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September 1861

The Age [Melbourne]
Thursday 10 April 1862: 7. 'The Exploration Despatches'

Frederick Walker took a party of his native troopers with him from Rockhampton to Charles B. Dutton's Bauhinia Downs, on the Dawson River, where the expedition was finally organised on 7 September 1861.

The Nogoa River was reached on the 16th, after which he pushed on through Walker's Pass to the River Nivelle. By the 27th he made the Barcoo, which was followed down for three days, during which traces of both Leichhardt and Gregory were found.

I have kept no regular journal until the day upon which I left the Victoria River, and as the ground previously was nearly all well known to we, the following will serve as a sort of preface.

I received Capt Mayne's letter on the 6th August [1861]. I returned that day forty miles to Bauhinia Downs; stopped there the next day to arrange matters with my friend Mr Chas B. Dutton; sent Patrick to collect my men and gave directions to Jack Horsfeldt to cure the meat for the expedition.

I then started for Rockhampton, but when I reached the Dawson I could not get the horses within twenty yards of the bank. Patrick cut a canoe and I crossed; finding Mr Govan at Rio, I exchanged horses with him. I rode his to Rockhampton and he mine to his station. I hastened to get everything in readiness, but found that only twelve horses had been purchased. With the assistance of my friends Mr Hutchinson and Captain Hunter I made up my lot in a few days and started the whole party out on Saturday, the 25th August.

Stopped till the next day partly to get the English mail and partly to hear what had become of the Victoria steamer. Captain Cottier, of the Clarance, told me that vessel, together with a brig, were to have started the day previous (Saturday) direct for the Albert River, without touching anywhere, so I was disappointed in my hopes of seeing Captain Norman before I started.

Some delay took place owing to the heaviness of the ground on my way up to Mr Dutton's. We however managed to cross the Dawson safely; stopped two days at Mr Living's, taking in flour and sugar and arranging the packs, and two more days at Mr Dutton's, packing the meat and preparing everything in proper order for the final start, which, to my great joy, took place on the 7th Sept.

The horses are not in as good order as I would wish - some are all right, but others look very seedy, and several have been griped. I must get them in proper trim before I can go ahead full speed. So for the present short stages and good camps are the order of the day. And it is lucky I know the ground so well. When I reached Albenier Downs, the station of Messrs Hope, Dennistoun, and Rollestone, a mare was so ill I was obliged to leave her.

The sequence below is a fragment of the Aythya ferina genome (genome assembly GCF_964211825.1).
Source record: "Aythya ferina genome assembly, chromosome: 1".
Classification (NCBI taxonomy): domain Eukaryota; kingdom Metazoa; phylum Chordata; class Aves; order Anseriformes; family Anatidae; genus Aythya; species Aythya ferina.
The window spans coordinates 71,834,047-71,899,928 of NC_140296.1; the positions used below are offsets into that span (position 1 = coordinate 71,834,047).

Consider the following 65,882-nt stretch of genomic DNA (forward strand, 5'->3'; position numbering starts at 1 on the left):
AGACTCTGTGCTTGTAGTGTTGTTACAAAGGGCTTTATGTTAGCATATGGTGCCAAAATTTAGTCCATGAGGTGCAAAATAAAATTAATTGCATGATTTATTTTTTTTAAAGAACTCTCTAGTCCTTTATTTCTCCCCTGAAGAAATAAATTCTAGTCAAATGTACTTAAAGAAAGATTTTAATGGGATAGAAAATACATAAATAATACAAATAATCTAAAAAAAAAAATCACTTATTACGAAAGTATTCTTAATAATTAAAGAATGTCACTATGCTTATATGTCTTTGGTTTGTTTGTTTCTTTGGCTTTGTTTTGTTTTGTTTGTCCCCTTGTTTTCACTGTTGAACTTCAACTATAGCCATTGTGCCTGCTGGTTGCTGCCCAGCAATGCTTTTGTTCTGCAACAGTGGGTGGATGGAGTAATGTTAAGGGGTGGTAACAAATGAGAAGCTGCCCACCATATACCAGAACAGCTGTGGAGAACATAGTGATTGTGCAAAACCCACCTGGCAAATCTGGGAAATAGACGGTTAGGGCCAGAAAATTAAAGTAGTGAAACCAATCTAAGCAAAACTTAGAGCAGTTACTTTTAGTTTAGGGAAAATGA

I saw that if I wished to make anything of a journey I must have more strength in horses, especially as the pack saddles hurt the horses ribs, and I had no spare ones to relieve them. I accordingly bought three from my friend Mr Fatten, and four more from Messrs Davis and Allen. We now pushed on, but still only by moderate stages, as the horses were still much purged by the new grass. We reached Mr Macintosh's station on a creek flowing into the Nogoa.

Saturday 14 September 1861.
On the 14th spelled,

Sunday 15 September 1861.
... and the 15th [spelled]

Monday 16 September 1861.
left the station, for good or otherwise on the 16th;

Thursday 19 September 1861.
... upon reaching the Nogoa, which I crossed on the 19th, I went to the north to hit Poma, which tributary of the Claude takes its rise at my pass over the main range; this is a great detour, but by this means I avoided the dense brigalow scrub which intervenes between the Nogoa River and the Salvator Lake and the pass.

Friday 20 September 1861.
On the 20th we reached the beautiful Emerald Downs, on Poma Creek,

Saturday 21 September 1861.
camped there the 21st,

Monday 23 September 1861. [Camp 3]
and arrived at the foot of the pass and my old camp on the 23rd; the grass had caught fire from my camp and was now a fine sward; the horses were within a square mile in the morning, and as we got a good start did the twenty miles to my No. 30 tree on the Nivelle, in good time; nevertheless, one horse, evidently sick, gave in on the way and had to be left.

Wednesday 25 September 1861. [Camp 4]
We camped here the 25th; sent back for the sick horse, and I marked a tree FW 4 under. My first marked tree is on Emerald Downs, as that was new ground to me.


Thursday 26 September 1861. [Camp 5]
The 26th we pushed down to the Nive, and marked a tree No. 5. This is about five miles above my old No. ll camp.


Friday 27 September 1861. [Camp 6]
The next day, 27th, crossed over to tbe Victoria, and camped No. 6, below my No. 29 tree.

On the 28th, 29th, and 30th pushed down the Victoria by fair stages, the horses now rapidly improving.

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